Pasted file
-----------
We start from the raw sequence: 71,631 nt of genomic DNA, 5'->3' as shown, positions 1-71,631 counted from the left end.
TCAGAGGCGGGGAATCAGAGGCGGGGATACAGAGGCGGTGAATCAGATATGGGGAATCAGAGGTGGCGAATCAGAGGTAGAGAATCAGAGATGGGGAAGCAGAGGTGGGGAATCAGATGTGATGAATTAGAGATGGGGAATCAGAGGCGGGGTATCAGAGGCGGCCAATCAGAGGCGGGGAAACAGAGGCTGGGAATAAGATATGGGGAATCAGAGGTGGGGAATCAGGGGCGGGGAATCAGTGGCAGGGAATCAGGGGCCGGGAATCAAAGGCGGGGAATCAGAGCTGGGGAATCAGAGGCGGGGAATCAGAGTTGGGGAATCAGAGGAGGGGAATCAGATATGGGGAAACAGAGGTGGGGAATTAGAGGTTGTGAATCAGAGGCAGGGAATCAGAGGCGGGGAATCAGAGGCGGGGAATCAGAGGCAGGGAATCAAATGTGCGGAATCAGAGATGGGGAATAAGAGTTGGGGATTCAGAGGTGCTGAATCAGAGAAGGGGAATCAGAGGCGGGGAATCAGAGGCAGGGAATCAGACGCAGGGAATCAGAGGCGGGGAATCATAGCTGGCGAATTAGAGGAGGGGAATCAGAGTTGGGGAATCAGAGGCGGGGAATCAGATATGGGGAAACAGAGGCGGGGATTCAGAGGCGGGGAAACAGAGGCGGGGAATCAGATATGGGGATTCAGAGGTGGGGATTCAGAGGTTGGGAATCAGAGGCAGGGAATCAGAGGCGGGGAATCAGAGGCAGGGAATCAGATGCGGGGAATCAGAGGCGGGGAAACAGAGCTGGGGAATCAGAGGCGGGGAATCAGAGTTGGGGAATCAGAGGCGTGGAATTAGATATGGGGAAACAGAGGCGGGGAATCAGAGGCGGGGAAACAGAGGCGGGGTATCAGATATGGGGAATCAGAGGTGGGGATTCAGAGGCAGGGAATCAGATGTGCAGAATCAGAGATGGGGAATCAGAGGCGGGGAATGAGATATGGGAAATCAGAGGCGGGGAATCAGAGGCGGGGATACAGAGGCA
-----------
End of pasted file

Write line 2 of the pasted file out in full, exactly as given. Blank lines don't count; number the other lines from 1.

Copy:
TCAGAGGCGGGGAATCAGAGGCGGGGATACAGAGGCGGTGAATCAGATATGGGGAATCAGAGGTGGCGAATCAGAGGTAGAGAATCAGAGATGGGGAAGCAGAGGTGGGGAATCAGATGTGATGAATTAGAGATGGGGAATCAGAGGCGGGGTATCAGAGGCGGCCAATCAGAGGCGGGGAAACAGAGGCTGGGAATAAGATATGGGGAATCAGAGGTGGGGAATCAGGGGCGGGGAATCAGTGGCAGGGAATCAGGGGCCGGGAATCAAAGGCGGGGAATCAGAGCTGGGGAATCAGAGGCGGGGAATCAGAGTTGGGGAATCAGAGGAGGGGAATCAGATATGGGGAAACAGAGGTGGGGAATTAGAGGTTGTGAATCAGAGGCAGGGAATCAGAGGCGGGGAATCAGAGGCGGGGAATCAGAGGCAGGGAATCAAATGTGCGGAATCAGAGATGGGGAATAAGAGTTGGGGATTCAGAGGTGCTGAATCAGAGAAGGGGAATCAGAGGCGGGGAATCAGAGGCAGGGAATCAGACGCAGGGAATCAGAGGCGGGGAATCATAGCTGGCGAATTAGAGGAGGGGAATCAGAGTTGGGGAATCAGAGGCGGGGAATCAGATATGGGGAAACAGAGGCGGGGATTCAGAGGCGGGGAAACAGAGGCGGGGAATCAGATATGGGGATTCAGAGGTGGGGATTCAGAGGTTGGGAATCAGAGGCAGGGAATCAGAGGCGGGGAATCAGAGGCAGGGAATCAGATGCGGGGAATCAGAGGCGGGGAAACAGAGCTGGGGAATCAGAGGCGGGGAATCAGAGTTGGGGAATCAGAGGCGTGGAATTAGATATGGGGAAACAGAGGCGGGGAATCAGAGGCGGGGAAACAGAGGCGGGGTATCAGATATGGGGAATCAGAGGTGGGGATTCAGAGGCAGGGAATCAGATGTGCAGAATCAGAGATGGGGAATCAGAGGCGGGGAATGAGATATGGGAAATCAGAGGCGGGGAATCAGAGGCGGGGATACAGAGGCA